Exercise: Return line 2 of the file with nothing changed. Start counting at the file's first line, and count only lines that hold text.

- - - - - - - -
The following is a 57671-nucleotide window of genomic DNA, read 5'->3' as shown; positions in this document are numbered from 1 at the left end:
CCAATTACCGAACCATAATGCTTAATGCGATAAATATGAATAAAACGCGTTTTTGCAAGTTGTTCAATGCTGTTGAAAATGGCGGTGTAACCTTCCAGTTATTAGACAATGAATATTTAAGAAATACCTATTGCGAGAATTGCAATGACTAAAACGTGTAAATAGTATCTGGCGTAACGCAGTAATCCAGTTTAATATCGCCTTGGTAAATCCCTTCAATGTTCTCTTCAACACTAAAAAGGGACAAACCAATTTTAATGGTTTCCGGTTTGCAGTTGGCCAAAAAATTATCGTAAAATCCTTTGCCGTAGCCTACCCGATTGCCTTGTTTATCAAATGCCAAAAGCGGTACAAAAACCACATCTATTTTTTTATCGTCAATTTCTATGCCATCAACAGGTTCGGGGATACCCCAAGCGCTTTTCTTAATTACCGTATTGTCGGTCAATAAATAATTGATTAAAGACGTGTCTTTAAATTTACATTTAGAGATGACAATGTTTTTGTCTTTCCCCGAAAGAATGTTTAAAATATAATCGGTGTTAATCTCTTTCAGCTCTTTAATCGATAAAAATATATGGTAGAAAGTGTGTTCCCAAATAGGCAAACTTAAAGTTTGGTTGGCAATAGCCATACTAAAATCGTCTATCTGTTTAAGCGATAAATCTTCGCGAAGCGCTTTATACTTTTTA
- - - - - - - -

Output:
CCAATTACCGAACCATAATGCTTAATGCGATAAATATGAATAAAACGCGTTTTTGCAAGTTGTTCAATGCTGTTGAAAATGGCGGTGTAACCTTCCAGTTATTAGACAATGAATATTTAAGAAATACCTATTGCGAGAATTGCAATGACTAAAACGTGTAAATAGTATCTGGCGTAACGCAGTAATCCAGTTTAATATCGCCTTGGTAAATCCCTTCAATGTTCTCTTCAACACTAAAAAGGGACAAACCAATTTTAATGGTTTCCGGTTTGCAGTTGGCCAAAAAATTATCGTAAAATCCTTTGCCGTAGCCTACCCGATTGCCTTGTTTATCAAATGCCAAAAGCGGTACAAAAACCACATCTATTTTTTTATCGTCAATTTCTATGCCATCAACAGGTTCGGGGATACCCCAAGCGCTTTTCTTAATTACCGTATTGTCGGTCAATAAATAATTGATTAAAGACGTGTCTTTAAATTTACATTTAGAGATGACAATGTTTTTGTCTTTCCCCGAAAGAATGTTTAAAATATAATCGGTGTTAATCTCTTTCAGCTCTTTAATCGATAAAAATATATGGTAGAAAGTGTGTTCCCAAATAGGCAAACTTAAAGTTTGGTTGGCAATAGCCATACTAAAATCGTCTATCTGTTTAAGCGATAAATCTTCGCGAAGCGCTTTATACTTTTTA